How about an open framework?
Jon Prendergast believes NABERS should be an open framework that encourages the whole property industry to reduce energy consumption and emissions.
“Ratings schemes like NABERS don’t have to build everything in at once. They can adapt just like GreenStar does and as new technologies become available the scheme can be adjusted.
“The objective of NABERS is not to promote renewable energy but to reduce emissions and promote energy efficiency. This should apply whether it is building by building or across a precinct.”
NABERS measures annual gas and electricity consumption. With trigen electricity consumption is reduced and gas consumption increased. A simple way of calculating the value of trigen for a rating, says Prendergast, is for trigen operators to provide bills that show how much gas is used for the energy provided to a building.
This data could be provided to NABERS auditors who could then apply the same calculation methods they currently use.
“It would have to be audited properly and there might be a few kinks at first but these could be ironed out over time,” says Prendergast.
Fossil fuel? Wrong focus.
Alan Davis, WSP Built Ecology associate director and a panel member at the Property Council briefing, says there is far too much focus on the fact that the trigen system uses a fossil fuel.
“People lose sight of the fact that once the infrastructure is in place the system can move to things like fuel cell technology. These things will become more commercially viable over time but it could be a decade or more before that happens,” says Davis.
“One of the key things I raised at the PCA meeting was that we can transition to renewable fuel.
“What we should be focusing on is what does a precinct energy system mean for Sydney and Australia. Having a greener energy network will attract investment – people will want to construct buildings here because they will have better asset value and will attract tenants.
“It is an investment win for Sydney, particularly when you look at the places we are competing with such as Thailand and Hong Kong.”
The cost of putting in absorption chillers to deal with the hot water from the council’s trigen system is more of an issue for those buildings that already have high NABERS ratings as there is little incentive from a ratings point of view. But for those with lower NABERS ratings it would be more cost effective because of the potential to uplift ratings through the heating and cooling benefits, Davis says.
“We’ve got to remember where trigen sits. The very first thing has to be energy efficiency, then the next step is trigen and renewable technology after that. The spin in the market is that trigen should be last.”
The value of the trigen energy could easily be included in NABERS, Davis says. In the UK the value of electricity and waste heat supplied by such systems, and attribution of greenhouse gas, is already well defined. There is no reason it could not be done in Australia.
“If it is not included in NABERS then we have to fall back on other things such as the cost benefits to tenants and higher building values. The City of Sydney will also recognise building owners who connect to the network through lower rates.”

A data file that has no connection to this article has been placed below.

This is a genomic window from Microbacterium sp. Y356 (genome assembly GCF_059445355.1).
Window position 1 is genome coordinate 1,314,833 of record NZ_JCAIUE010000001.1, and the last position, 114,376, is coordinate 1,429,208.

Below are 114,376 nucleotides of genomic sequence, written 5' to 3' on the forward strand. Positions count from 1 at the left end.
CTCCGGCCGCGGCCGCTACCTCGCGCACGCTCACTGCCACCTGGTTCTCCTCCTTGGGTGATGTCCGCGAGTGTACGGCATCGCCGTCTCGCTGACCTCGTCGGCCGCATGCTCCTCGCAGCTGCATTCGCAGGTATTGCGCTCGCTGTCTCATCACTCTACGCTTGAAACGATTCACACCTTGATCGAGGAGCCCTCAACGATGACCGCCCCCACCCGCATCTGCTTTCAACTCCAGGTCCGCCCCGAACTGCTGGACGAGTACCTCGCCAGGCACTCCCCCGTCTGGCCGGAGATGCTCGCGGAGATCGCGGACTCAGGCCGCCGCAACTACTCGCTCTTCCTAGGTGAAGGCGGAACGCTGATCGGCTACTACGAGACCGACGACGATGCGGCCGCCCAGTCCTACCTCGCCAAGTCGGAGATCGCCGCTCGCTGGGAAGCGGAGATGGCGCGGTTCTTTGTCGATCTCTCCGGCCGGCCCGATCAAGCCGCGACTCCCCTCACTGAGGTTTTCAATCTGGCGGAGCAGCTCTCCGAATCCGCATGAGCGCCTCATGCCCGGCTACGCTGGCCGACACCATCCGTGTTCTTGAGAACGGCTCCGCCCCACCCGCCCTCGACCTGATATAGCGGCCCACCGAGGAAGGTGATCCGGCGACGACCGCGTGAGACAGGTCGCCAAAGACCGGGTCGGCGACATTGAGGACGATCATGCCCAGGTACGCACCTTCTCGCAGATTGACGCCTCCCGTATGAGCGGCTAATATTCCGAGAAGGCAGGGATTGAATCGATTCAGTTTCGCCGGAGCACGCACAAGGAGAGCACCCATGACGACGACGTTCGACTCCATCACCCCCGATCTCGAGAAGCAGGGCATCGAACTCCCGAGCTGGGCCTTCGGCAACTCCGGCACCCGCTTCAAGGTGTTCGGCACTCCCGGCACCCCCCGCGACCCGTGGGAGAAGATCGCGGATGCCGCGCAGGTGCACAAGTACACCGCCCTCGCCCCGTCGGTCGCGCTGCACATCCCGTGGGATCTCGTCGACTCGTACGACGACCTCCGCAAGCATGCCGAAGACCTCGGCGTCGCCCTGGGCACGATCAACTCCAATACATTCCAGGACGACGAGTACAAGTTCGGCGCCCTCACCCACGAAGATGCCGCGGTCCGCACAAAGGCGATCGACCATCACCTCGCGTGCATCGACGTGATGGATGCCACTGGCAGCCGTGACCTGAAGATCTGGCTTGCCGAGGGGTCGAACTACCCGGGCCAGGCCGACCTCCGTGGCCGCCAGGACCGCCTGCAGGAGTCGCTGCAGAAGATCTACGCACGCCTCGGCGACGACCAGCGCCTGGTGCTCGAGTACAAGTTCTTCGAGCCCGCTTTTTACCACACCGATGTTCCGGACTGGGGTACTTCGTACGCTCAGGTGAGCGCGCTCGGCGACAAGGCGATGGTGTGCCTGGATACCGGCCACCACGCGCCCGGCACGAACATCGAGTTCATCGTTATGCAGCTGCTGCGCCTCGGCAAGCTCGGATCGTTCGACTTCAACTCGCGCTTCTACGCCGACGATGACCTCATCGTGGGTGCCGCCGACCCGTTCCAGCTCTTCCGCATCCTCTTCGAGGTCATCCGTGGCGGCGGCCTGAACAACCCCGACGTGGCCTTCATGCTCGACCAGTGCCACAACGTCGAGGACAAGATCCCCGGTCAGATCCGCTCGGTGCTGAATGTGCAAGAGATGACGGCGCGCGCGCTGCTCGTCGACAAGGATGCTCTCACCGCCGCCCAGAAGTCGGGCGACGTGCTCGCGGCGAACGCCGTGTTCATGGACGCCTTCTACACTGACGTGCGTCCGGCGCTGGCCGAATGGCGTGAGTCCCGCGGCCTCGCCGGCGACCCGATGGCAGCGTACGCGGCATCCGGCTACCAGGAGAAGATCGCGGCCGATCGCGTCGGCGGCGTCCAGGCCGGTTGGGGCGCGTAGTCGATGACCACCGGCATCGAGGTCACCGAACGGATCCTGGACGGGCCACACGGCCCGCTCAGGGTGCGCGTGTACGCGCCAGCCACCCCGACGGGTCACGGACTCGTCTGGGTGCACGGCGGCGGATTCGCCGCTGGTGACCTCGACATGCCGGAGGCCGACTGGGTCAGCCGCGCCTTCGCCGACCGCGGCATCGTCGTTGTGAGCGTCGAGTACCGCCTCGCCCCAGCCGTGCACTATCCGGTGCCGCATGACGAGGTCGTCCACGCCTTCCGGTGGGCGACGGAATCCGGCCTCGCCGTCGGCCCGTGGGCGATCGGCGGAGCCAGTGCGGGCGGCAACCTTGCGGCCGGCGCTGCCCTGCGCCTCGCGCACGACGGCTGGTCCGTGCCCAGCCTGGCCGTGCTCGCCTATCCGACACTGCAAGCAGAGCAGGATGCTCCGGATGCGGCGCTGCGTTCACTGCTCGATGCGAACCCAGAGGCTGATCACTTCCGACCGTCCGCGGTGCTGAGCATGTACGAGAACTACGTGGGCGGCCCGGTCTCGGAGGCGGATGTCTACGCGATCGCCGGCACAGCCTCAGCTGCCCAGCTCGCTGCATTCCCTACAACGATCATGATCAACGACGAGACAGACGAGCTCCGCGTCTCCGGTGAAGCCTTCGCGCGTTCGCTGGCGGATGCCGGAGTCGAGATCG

Projects under way
And despite some of the negative reactions to the council’s proposal, numerous projects are underway.
At Green Square negotiations are underway between developer on the project, Mirvac, and energy supplier Cogent regarding the level of developer contribution to the capital cost of the trigen system. The more the contribution, the lower the tariff for end users. The first engine, to be installed by 2013, will supply 1.2 MW of power and two more will supply another 2.8 MW by 2015.
At the Frasers Property/Sekisui House Central Park development an application has been lodged for an Environmental Upgrade Agreement to help fund the trigeneration plant, with consultancy input from WSP Built Ecology and Pat Dale from Aeris Capital, a pioneer in EUA development when he was with NAB.
At Sydney Town Hall WSP is working with the City on the development of its energy centre, which will supply power to the Council.
Davis believes it won’t be too long before building owners see the benefits of precinct power.
“Like electricity thermal energy will become a commodity. For building owners who become generators there will be a direct benefit and for those who connect they will reduce their exposure to increasing network prices and the carbon price. Carbon adds 13 per cent to electricity prices now and by the end of the decade network prices are likely to increase by 60 per cent,” says Davis.
City of Sydney’s Monica Barone is also confident the regulators are shifting in the attitude to decentralised power networks.
“We’re getting the impression as far as the regulators are concerned they are keen to open up the market. There has been a huge rise in network costs and it is predicted to keep rising.
“We’ve been chipping away at regulatory barriers. One significant change is that from May next year generators under 30 megawatts can be aggregated under one registration, so that where you used to pay $5000 for each generator they can now be aggregated under one. This removes one of the financial barriers and I think more could be on the way,” says Barone.